i'm sure there's plenty more.
By bubudi
#7278
the cultural background of mendiani can lead to uncomfortable discussion. i guess it depends how far you go into it, and how many questions the group asks you. also, a lot of beginners may find mendiani hard.

my suggestion would be denba. it's the rhythm of mothers and comes from the soninke (maraka) ethnic group in the kayes region of mali. the rhythm is played at weddings and most popular festivals. it has made its way throughout malinke country, where they call it maraka foli. sega sidibe says this rhythm is called denba (meaning 'mother'). there are some other rhythms that are also called maraka foli so calling it denba foli avoids confusion. you will see clips of this rhythm on youtube and on several cds.

another one to do which is relatively easy is moribayassa. when a woman wants something really bad, she will make a vow that if she gets what she wants, she will dance the moribayassa. when her wish comes true, she takes some old mismatching clothes and does this dance. it's an acceptable way to make a fool of yourself in public 8)

michi, you're complicating it! just strip the http from the link, so that it starts with www, then highlight it and click on the video bbcode button. :)
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By michi
#7279
michi, you're complicating it! just strip the http from the link, so that it starts with www, then highlight it and click on the video bbcode button.
Ah, OK, thanks for that! It wasn't obvious that the http:// prefix isn't accepted. (Might be an idea to update the code to optionally allow it?) I edited my original post so it embeds the videos directly.

Moribayassa would be a good choice, I agree. Much easier for newcomers to feel than Mendiani (or Denba, for that matter).

Cheers,

Michi.
By Garvin
#7280
Oh, you folks are beautiful! Awesome clips of Mendiani.

I am very familiar with Moribayassa and I think this is definitely a softer story to relate to first timers than Mendiani.

Even as I type these words, I know I cannot truly express my gratitude to you all. It is a blessing to live in a time when we are able to share these things we have learned. It is a valuable tool to our teachers as well. I am so thankful that those of us who respect this culture have a forum in which to share this information online.

Big hugs!

~G
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By e2c
#7281
I wouldn't use Mendiani as an example, not with the group of people this presentation is geared for... (Meant to say that before and forgot.)

Michi, i typed in the proper opening and closing video html tags, and the board software did something very weird with them. Sorry about the confusion. :)
By bubudi
#7282
Dugafola wrote:guinea fare could mean mane or yoki.
those are sweet, but i don't know how appropriate it would be for complete beginners.
other rhythms for women...
moribayassa
balukulandjan
fe foly or fe don
lafe/dennabodunun
lekule
donaba
bao
n'goron
jah
nice list. djaa is definitely a good one, if the group is up to it. moribayassa should be easy for them to get in one short session. donaba is a bit ambitious to teach to total beginners. there's also musoninta dunun which again is not for beginners. i'd also stay clear of bao and n'goron due to the cultural background. balakulandjan is not specific to women.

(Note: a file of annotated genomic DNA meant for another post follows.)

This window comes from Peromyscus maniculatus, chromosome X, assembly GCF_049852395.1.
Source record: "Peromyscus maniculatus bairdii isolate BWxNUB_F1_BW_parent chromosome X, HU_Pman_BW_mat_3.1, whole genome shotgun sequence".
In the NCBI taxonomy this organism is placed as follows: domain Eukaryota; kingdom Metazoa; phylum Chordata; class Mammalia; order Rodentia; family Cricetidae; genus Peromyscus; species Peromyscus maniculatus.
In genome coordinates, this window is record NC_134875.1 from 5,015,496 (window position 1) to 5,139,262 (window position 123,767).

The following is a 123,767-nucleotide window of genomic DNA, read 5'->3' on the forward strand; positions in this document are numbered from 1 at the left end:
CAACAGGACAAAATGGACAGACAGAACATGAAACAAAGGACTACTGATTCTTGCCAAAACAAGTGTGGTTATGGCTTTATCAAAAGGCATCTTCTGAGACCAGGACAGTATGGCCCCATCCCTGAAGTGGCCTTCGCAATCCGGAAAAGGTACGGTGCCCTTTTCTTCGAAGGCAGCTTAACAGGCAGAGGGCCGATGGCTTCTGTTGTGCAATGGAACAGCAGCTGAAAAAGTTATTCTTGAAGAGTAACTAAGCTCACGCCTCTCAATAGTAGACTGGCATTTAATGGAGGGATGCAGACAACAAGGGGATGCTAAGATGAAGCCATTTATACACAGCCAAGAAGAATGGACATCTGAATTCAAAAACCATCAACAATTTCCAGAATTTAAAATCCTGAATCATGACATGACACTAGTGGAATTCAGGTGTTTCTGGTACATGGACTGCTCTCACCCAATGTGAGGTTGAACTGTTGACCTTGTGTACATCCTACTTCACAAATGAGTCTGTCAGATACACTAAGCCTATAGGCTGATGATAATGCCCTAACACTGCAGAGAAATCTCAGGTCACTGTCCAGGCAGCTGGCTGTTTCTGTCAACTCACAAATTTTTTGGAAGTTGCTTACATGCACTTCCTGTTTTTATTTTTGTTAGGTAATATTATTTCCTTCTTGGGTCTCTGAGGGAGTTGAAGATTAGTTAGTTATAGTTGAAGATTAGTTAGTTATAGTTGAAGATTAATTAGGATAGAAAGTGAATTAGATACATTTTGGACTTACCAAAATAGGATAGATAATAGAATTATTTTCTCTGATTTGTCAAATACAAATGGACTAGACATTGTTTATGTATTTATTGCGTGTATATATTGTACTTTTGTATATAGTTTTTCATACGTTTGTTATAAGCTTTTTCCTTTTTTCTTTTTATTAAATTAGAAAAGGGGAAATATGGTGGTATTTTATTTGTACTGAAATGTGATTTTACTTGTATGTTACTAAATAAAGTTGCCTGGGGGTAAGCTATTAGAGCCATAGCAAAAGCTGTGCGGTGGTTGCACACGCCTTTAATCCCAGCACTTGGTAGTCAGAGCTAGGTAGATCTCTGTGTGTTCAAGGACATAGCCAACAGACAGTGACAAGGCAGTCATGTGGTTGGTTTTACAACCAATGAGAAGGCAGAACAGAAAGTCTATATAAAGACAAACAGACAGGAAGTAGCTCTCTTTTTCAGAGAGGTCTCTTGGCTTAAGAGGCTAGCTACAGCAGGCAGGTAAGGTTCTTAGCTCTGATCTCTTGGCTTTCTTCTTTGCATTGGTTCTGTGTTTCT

while we're at it, can anyone think of any other rhythms for women?
By bubudi
#7283
garvin, one thing that would be cool to mention to the group you're facilitating is that all the original popular rhythms came from the women. first there was the voice, the dancing, the clapping, then musical instruments were created to accompany the women. according to some stories, the first drum belonged to the women, but eventually they gave it to the men. also, in the bible miriam played a kind of frame drum.
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By Dugafola
#7290
bubudi wrote:the cultural background of mendiani can lead to uncomfortable discussion. i guess it depends how far you go into it, and how many questions the group asks you. also, a lot of beginners may find mendiani hard.

my suggestion would be denba. it's the rhythm of mothers and comes from the soninke (maraka) ethnic group in the kayes region of mali. the rhythm is played at weddings and most popular festivals. it has made its way throughout malinke country, where they call it maraka foli. sega sidibe says this rhythm is called denba (meaning 'mother'). there are some other rhythms that are also called maraka foli so calling it denba foli avoids confusion. you will see clips of this rhythm on youtube and on several cds.

another one to do which is relatively easy is moribayassa. when a woman wants something really bad, she will make a vow that if she gets what she wants, she will dance the moribayassa. when her wish comes true, she takes some old mismatching clothes and does this dance. it's an acceptable way to make a fool of yourself in public 8)

michi, you're complicating it! just strip the http from the link, so that it starts with www, then highlight it and click on the video bbcode button. :)
User avatar
By michi
#7297
e2c wrote:I wouldn't use Mendiani as an example, not with the group of people this presentation is geared for... (Meant to say that before and forgot.)
Yes, I guess I didn't take the potential consequences properly into account when I suggested Mendiani ;-)
Michi, i typed in the proper opening and closing video html tags, and the board software did something very weird with them. Sorry about the confusion. :)
Ah, OK, BBCode would have mangled what you originally typed. You can turn off BBCode near the right-hand bottom corner of the edit pane. That ensures that everything you type is presented literally. (But this turns it off for the entire post, not just a selected section.)

Anyway, Bubudi set me straight on how to do this, so it's all sorted now ;-)

Cheers,

Michi.